White House Champions of Change

Honoring Champions for Homeless Youth

James H. Bray, PhD
2009 President, American Psychological Association

It was a pleasure to represent the APA at the Champions of Change meeting on Jul. 12, 2012. The meeting afforded the opportunity to hear about the last developments in the federal government’s plans for preventing and ending homeless. 

Barbara Poppe, executive director of the United States Interagency Council on Homelessness, chaired the meeting. The meeting was to honor 13 people and their agencies that have made a difference in ending homelessness for children, youth and families. This recognition reflects recommendations from the 2010 federal strategic plan, “Opening Doors,” to prevent and end homelessness. 

The meeting was attended by Obama administration officials and three members of Congress (Judy Biggert (Ill.), Rep. Janice “Jan” Schakowsky (Ill.) and Spencer Baucus (Ala.-6th).   The Interagency Council consists of 19 federal agencies that are working together to prevent and end homelessness. The Council includes three department secretaries (HHS, HUD, VA) and is chaired by secretary Kathleen Sebelius. Secretaries Shaun Donovan (HUD) and Eric K. Shinseki (VA) are also very active participants in the Council.

Opening Remarks

Shaun Donovan, secretary of HUD, gave opening remarks and chaired the first panel. Secretary Donovan stated that the Obama administration is committed to ending homelessness for all veterans by 2015. They have seen a 12 percent reduction in chronic veteran homelessness in the past year and one in five veterans have been moved off of the streets in the past year. 

He further stated that their goal is to end homelessness for children and youth by 2020. President Obama has stated, “It is simply unacceptable for individuals, children, families, and our nation’s Veterans to be faced with homelessness in this country.”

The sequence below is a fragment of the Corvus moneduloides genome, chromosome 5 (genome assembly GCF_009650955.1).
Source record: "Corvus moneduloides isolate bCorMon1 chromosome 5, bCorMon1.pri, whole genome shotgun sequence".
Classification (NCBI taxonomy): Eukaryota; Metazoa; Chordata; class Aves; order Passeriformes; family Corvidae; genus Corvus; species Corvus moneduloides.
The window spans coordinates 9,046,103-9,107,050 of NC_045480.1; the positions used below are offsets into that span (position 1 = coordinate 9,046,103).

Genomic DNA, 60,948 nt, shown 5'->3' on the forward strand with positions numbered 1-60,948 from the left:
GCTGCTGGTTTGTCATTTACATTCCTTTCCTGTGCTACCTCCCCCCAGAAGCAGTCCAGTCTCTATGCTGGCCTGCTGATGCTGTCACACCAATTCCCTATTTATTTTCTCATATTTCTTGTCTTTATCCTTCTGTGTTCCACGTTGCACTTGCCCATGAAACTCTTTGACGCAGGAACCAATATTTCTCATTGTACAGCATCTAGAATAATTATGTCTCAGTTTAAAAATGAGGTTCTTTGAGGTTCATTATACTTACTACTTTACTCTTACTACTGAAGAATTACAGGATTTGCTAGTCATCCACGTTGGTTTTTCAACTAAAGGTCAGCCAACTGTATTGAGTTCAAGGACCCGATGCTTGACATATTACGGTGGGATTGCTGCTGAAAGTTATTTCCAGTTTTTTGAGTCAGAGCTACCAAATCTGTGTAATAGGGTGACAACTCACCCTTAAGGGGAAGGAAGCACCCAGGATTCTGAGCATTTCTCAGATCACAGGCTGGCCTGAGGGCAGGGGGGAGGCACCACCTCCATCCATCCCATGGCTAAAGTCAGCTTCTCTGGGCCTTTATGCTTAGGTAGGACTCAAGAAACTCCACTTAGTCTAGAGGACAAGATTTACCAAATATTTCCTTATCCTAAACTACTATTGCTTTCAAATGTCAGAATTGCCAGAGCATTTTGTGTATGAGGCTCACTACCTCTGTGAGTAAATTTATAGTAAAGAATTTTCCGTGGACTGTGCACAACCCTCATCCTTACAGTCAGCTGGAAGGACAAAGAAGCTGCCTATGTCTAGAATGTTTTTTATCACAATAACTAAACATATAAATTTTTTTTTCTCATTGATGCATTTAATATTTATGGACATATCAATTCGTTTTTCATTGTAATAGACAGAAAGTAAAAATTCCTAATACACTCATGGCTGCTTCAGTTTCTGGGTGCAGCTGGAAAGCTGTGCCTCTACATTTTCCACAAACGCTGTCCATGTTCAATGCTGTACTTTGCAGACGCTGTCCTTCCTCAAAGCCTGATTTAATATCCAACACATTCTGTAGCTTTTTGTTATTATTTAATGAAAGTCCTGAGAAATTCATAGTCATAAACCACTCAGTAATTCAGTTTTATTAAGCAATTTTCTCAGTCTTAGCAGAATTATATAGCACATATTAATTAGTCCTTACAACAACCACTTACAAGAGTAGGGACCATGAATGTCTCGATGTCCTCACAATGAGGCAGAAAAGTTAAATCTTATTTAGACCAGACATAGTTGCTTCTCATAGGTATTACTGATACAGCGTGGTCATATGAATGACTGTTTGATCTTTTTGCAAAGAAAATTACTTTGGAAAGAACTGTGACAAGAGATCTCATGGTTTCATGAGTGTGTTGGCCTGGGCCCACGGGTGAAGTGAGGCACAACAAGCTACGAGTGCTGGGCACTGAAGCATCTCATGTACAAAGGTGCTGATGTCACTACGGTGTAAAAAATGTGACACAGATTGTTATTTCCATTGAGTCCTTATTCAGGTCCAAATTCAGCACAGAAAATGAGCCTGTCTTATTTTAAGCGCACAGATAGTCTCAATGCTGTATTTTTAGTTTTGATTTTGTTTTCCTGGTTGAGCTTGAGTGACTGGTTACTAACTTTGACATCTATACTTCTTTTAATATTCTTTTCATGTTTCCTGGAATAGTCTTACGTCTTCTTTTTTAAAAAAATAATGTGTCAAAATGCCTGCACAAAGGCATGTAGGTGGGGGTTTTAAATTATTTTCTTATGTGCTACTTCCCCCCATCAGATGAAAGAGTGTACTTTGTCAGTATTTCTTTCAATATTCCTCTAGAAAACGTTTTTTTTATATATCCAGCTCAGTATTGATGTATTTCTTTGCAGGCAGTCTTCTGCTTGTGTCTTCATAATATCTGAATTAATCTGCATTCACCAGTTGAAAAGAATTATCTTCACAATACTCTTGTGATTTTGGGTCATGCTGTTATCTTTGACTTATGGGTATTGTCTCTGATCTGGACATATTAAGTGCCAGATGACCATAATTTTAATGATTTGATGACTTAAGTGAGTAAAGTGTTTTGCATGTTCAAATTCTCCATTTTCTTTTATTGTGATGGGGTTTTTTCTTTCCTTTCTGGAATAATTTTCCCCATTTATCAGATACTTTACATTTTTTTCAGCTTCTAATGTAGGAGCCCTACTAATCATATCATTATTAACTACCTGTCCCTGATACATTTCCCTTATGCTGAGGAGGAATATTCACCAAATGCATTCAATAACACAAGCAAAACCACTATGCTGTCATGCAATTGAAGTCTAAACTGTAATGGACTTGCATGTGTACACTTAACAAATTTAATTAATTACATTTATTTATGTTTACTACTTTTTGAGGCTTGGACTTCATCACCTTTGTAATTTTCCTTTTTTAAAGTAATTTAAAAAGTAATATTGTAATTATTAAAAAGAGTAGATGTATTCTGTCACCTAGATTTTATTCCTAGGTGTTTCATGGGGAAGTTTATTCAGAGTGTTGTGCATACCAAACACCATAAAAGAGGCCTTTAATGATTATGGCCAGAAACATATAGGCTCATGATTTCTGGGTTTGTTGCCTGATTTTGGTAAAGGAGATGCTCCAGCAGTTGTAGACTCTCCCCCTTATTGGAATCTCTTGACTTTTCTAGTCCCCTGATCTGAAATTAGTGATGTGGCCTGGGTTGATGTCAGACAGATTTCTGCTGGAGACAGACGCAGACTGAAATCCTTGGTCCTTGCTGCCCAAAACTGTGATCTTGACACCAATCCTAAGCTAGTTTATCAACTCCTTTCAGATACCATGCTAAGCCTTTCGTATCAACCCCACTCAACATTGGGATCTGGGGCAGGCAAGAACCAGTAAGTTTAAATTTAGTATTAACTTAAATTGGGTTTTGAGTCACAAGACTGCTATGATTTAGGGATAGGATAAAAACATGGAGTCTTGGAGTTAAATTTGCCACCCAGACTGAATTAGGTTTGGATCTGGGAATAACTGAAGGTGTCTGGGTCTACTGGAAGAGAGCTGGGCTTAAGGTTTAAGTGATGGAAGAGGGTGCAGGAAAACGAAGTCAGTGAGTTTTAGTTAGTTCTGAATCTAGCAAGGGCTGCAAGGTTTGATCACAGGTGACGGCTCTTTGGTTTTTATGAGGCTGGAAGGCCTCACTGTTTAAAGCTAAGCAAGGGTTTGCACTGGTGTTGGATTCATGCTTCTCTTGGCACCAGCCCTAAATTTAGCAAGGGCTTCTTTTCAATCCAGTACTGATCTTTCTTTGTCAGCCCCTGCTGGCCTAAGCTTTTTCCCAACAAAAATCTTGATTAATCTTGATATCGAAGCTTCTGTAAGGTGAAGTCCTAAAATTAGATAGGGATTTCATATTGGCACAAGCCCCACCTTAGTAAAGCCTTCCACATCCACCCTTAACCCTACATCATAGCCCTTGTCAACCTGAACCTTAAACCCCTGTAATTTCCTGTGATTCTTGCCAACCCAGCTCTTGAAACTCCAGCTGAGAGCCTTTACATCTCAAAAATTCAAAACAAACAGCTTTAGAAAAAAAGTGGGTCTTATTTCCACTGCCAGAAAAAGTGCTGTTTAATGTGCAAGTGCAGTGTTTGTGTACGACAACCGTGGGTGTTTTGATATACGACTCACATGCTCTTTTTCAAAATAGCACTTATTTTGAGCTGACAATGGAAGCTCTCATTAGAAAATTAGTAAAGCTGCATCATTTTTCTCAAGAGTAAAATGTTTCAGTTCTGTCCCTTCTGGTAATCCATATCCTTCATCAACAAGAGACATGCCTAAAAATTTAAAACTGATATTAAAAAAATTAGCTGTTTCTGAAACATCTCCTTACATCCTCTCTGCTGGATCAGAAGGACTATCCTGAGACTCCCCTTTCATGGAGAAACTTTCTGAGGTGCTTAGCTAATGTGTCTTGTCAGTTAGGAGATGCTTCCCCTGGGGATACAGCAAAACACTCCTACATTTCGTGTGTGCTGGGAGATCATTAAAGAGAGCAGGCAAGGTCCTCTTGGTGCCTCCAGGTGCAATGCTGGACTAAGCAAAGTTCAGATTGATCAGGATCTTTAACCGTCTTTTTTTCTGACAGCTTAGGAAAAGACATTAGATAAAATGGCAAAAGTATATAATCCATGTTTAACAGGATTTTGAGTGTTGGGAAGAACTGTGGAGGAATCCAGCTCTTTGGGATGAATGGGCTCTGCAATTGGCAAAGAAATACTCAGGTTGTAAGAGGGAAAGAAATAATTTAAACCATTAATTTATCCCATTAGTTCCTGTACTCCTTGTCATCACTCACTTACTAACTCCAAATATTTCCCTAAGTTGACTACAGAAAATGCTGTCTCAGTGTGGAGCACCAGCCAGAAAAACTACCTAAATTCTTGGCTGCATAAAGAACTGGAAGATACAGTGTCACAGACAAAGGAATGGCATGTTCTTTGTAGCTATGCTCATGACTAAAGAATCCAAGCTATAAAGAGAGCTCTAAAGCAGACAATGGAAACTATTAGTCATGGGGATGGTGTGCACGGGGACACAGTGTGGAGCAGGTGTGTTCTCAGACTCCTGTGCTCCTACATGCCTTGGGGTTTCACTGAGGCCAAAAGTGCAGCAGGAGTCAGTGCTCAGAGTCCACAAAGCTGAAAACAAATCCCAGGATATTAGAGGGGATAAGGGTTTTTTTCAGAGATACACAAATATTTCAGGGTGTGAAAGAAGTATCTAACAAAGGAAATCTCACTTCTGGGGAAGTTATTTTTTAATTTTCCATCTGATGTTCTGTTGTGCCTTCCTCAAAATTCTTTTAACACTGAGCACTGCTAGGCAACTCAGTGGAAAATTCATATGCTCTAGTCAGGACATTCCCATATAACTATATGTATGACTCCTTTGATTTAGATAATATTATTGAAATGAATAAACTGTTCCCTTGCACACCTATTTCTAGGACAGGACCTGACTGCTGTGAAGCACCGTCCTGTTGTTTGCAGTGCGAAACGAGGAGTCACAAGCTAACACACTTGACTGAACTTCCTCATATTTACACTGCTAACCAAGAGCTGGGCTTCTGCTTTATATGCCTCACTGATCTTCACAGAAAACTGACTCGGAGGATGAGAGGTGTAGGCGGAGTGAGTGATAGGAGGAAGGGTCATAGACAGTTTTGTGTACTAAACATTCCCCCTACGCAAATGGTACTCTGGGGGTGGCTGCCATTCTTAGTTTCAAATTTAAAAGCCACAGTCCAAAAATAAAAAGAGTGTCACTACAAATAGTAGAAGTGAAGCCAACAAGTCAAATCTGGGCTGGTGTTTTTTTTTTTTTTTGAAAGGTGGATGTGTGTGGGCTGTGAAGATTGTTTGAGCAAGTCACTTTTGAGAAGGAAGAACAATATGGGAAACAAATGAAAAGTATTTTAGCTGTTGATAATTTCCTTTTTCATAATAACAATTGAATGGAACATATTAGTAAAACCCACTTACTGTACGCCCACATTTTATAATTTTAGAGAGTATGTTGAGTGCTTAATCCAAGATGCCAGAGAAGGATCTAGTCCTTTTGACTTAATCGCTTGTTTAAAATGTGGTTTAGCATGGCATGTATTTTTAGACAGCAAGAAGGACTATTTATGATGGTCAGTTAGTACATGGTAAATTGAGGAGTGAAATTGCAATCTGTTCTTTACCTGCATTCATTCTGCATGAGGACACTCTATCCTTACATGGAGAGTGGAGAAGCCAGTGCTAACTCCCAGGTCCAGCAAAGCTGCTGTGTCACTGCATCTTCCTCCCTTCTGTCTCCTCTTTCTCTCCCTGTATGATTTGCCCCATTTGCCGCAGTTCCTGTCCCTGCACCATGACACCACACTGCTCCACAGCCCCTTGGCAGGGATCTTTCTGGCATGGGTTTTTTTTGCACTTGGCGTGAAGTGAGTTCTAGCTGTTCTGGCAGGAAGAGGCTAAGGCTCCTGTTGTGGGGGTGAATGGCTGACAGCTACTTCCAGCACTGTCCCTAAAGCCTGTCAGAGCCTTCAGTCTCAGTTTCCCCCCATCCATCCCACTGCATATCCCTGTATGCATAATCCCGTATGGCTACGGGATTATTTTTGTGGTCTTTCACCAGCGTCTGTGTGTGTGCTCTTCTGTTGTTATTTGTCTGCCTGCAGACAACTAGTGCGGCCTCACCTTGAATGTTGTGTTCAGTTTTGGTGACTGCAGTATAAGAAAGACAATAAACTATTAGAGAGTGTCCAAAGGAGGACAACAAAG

Emphasis on Evidence-based Approaches

Over 40 percent of homeless youth are LGBT. The work of the agency emphasizes evidence-based approaches that can be implemented and replicated in multiple settings and states across the nation. The evidence-based work indicates that the best outcomes are achieved when youth are re-united with their families and there is a stable environment created for the youth. Many people talked about how the homeless youth today are suffering from more mental health and substance abuse problems than in the past. It is important to lower bureaucratic requirements and create low thresholds for youth to obtain services. 

Bryan Samuels, commissioner, Administration on Children, Youth and Families Administration for Children and Families U.S. Department of Health and Human Services also spoke and chaired the second panel. 

Recent bi-partisan congressional action authorized the Harth Act and expanded services for youth to age 20. 

A big question is how the accountable care act and the implementation of health care reform will impact health care for homeless youth.

APA Points for Further Consideration and Follow-up
  1. Given the panel’s acknowledgement of the high incidence of mental health, substance abuse, violence, sexual abuse and sexual orientation issues with homelessness people and youth, the APA is in a prime position to provide leadership around addressing the needs of homeless persons and youth. The 2009 APA Presidential Task Force on Psychology’s Contribution to Ending Homelessness provides many recommendations for addressing these issues.

  2. The government officials repeatedly spoke about the importance of implementing and disseminating evidence-based practices in work with the homeless. The APA Task Force provides an excellent review of the psychological research and evidence-based practices.

  3. There are many APA members who have made major contributions to preventing and reducing homeless. I encourage the APA to nominate some of those members for future Champions of Change awards.